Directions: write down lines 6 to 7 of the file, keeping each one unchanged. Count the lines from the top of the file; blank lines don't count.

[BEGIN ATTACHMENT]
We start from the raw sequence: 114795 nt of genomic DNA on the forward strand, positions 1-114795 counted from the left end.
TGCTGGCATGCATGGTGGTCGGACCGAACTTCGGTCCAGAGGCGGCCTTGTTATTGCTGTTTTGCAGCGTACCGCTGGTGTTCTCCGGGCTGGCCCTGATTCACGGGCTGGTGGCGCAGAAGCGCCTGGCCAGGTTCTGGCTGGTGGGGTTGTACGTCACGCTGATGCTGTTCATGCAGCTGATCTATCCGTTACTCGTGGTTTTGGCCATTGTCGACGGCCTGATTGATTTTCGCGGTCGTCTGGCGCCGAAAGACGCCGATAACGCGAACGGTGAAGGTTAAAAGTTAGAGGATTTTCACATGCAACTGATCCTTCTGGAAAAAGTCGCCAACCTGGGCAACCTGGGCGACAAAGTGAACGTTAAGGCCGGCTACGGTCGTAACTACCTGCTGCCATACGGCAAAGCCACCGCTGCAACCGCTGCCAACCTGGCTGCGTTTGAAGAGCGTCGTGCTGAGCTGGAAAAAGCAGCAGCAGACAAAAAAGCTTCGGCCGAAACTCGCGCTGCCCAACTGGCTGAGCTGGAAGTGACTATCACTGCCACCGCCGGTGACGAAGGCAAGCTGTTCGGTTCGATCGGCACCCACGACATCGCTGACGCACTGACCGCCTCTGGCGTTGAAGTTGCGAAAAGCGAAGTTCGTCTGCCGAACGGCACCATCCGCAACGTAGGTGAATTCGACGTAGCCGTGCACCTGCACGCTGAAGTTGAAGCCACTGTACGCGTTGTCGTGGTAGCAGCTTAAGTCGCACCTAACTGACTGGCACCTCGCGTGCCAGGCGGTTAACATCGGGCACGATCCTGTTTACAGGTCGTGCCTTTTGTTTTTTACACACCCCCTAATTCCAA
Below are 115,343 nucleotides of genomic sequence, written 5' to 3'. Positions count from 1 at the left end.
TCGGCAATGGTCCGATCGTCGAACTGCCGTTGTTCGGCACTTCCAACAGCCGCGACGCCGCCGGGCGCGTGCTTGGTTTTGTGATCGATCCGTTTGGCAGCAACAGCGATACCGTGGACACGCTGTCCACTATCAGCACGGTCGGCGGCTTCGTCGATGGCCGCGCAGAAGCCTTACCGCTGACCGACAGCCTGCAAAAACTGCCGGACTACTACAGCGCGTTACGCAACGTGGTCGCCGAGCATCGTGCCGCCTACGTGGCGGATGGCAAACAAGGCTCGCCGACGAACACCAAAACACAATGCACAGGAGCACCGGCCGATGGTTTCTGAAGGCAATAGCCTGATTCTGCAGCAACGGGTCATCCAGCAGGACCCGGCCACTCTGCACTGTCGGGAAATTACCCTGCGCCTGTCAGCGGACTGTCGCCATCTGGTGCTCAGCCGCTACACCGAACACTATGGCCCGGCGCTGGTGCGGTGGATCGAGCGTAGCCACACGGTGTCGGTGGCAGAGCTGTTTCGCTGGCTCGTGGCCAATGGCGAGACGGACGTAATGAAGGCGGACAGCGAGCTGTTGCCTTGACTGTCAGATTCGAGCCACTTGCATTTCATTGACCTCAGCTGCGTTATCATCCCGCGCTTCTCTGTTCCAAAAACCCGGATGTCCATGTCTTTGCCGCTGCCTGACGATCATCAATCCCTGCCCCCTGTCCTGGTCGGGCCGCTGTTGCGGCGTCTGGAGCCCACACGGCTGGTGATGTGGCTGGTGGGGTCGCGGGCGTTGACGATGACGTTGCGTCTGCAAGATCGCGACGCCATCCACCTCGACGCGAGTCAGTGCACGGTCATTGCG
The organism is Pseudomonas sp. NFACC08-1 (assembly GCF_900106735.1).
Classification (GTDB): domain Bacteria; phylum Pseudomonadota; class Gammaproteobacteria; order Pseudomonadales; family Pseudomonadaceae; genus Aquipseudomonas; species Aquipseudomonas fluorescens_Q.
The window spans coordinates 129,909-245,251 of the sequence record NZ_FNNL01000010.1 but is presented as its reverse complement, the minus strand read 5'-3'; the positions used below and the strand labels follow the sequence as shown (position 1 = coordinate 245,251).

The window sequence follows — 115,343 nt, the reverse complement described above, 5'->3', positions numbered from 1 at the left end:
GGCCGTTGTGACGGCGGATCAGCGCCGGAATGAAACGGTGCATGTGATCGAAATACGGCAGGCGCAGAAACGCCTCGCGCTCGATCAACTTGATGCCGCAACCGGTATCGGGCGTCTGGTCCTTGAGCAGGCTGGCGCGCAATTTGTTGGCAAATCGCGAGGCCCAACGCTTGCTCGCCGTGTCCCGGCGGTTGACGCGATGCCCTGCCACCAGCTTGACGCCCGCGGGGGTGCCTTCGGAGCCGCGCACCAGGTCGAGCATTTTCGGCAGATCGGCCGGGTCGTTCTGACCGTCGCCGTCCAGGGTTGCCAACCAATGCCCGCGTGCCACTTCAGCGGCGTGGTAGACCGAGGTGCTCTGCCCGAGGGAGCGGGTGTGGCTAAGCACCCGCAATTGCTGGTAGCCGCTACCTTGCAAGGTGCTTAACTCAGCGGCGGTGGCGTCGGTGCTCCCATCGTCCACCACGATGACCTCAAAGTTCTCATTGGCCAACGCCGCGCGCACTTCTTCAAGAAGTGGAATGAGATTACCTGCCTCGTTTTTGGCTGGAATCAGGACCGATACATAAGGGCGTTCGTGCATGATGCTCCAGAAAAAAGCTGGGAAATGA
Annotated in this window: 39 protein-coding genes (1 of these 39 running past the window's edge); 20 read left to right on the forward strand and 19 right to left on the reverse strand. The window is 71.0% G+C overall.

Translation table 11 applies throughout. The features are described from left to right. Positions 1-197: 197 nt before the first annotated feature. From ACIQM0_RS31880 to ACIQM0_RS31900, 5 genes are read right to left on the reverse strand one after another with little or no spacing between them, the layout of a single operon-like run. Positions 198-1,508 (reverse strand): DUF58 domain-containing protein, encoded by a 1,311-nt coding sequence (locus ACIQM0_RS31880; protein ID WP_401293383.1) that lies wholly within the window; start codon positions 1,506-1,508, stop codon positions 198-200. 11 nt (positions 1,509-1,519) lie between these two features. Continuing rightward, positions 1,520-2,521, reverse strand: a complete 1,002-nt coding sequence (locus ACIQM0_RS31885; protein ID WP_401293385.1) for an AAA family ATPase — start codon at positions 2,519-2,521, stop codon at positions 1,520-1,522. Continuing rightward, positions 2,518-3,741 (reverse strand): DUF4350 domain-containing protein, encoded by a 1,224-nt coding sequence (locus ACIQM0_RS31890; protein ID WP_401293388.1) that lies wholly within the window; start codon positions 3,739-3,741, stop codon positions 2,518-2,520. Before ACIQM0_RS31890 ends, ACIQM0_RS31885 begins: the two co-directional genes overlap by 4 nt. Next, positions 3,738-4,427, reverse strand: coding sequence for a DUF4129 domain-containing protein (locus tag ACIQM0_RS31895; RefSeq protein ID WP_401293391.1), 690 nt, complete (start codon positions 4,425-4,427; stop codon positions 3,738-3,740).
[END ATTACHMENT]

Classification (GTDB): domain Bacteria; phylum Pseudomonadota; class Gammaproteobacteria; order Pseudomonadales; family Pseudomonadaceae; genus Aquipseudomonas; species Aquipseudomonas fluorescens_Q.
The window spans coordinates 129,909-245,251 of the sequence record NZ_FNNL01000010.1 but is presented as its reverse complement, the minus strand read 5'-3'; the positions used below and the strand labels follow the sequence as shown (position 1 = coordinate 245,251).